American hornbeam


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American hornbeam

[ə‚mer·ə·kən ′hȯrn‚bēm]
(forestry)
Carpinus caroliniana. A tree sometimes attaining a height of 35 feet (10.7 meters) that is characterized by a smooth, steel-gray, fluted bark; it grows throughout the eastern half of the United States, especially in moist soil along banks of streams. Also known as water beech.
References in periodicals archive ?
As if its remote location made for insufficient privacy, this shy giant is largely hidden in plain sight by a dense understory of pawpaw and American hornbeam, and a three-foot-thick shroud of poison ivy that encases the trunk from near eye level to about 90 feet up.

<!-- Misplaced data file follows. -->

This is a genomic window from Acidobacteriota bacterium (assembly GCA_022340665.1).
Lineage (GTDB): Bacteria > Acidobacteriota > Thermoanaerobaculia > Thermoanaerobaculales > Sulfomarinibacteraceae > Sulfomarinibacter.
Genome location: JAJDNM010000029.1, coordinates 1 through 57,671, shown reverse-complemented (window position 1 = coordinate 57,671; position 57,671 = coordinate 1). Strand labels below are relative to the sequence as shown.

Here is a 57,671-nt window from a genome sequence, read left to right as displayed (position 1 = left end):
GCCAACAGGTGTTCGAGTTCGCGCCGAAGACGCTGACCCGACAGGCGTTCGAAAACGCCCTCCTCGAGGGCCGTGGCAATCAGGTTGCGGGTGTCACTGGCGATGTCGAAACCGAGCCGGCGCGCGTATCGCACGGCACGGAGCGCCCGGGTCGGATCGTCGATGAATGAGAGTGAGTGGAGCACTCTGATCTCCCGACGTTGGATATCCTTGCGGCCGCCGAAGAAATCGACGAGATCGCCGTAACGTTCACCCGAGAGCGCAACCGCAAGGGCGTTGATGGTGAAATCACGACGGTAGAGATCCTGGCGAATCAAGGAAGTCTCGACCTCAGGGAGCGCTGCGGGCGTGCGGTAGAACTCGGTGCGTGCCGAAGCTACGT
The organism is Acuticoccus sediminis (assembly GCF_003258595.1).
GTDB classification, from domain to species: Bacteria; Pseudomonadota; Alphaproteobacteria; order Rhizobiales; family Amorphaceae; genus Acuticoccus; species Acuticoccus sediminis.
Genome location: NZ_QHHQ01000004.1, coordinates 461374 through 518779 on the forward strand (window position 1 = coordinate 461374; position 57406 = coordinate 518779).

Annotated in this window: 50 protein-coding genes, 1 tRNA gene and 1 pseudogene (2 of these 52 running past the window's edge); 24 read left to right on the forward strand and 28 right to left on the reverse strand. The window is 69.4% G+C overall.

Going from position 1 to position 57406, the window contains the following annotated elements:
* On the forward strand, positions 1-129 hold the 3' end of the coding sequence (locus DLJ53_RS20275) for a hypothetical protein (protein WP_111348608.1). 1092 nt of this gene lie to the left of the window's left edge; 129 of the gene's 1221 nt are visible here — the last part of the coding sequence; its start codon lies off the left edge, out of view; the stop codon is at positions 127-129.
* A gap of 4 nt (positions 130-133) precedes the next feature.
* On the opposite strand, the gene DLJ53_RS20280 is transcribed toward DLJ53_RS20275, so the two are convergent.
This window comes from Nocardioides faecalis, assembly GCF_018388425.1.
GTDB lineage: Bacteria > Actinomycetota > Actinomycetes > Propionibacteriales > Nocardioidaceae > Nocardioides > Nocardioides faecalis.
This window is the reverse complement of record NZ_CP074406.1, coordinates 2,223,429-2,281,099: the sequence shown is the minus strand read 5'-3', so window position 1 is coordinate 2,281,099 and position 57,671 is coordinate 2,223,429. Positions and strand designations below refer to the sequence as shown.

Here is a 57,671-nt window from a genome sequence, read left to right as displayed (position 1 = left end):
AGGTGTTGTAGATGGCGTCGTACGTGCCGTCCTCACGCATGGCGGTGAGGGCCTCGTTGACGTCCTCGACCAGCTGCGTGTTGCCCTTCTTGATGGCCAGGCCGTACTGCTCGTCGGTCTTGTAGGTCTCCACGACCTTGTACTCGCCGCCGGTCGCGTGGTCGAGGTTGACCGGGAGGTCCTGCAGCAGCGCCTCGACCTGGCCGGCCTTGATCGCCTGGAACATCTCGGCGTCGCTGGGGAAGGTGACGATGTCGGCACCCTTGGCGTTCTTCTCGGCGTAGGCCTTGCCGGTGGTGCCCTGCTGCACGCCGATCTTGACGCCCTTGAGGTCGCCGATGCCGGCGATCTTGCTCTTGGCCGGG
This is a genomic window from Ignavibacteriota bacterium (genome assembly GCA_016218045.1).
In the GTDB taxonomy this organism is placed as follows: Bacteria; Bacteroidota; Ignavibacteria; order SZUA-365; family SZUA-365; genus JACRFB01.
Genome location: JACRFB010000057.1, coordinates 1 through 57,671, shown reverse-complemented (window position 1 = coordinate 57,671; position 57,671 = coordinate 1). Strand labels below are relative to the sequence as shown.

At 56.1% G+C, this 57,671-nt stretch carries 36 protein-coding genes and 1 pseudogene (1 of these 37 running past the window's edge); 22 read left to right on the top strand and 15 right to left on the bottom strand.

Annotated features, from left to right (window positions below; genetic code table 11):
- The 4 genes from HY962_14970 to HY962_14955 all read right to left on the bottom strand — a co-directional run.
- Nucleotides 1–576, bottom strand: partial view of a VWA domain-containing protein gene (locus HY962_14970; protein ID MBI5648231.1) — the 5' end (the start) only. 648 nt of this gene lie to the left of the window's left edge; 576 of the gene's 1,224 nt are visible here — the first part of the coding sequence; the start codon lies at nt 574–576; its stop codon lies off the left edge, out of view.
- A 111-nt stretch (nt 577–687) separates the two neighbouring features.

American hornbeam, a small understory tree common in our Eastern woodlands, has a bluish-gray, closefitting bark whose smooth surface is broken up by sinewy ripples.
For land described as barren, the estimated numbers of traditional forest trees were impressive: 12,000 American hornbeam (ironwood), 9,000 red maple, 8,000 oaks of nine different species, 6,000 sweet gum, 3,000 black locust, 1,500 hickories, 1,200 willow, 1,000 birch, 500 American chestnut, and 300 flowering dogwood, to name a few.
American hornbeam (Carpinus caroliniana) is a wonderful little understory tree, short enough to tuck into small spaces.
And no forestry-school graduate is ever likely to forget the tribulations of sorting out American hornbeam (AKA blue beech, musclewood, or ironwood) from American hophornbeam (AKA ironwood).

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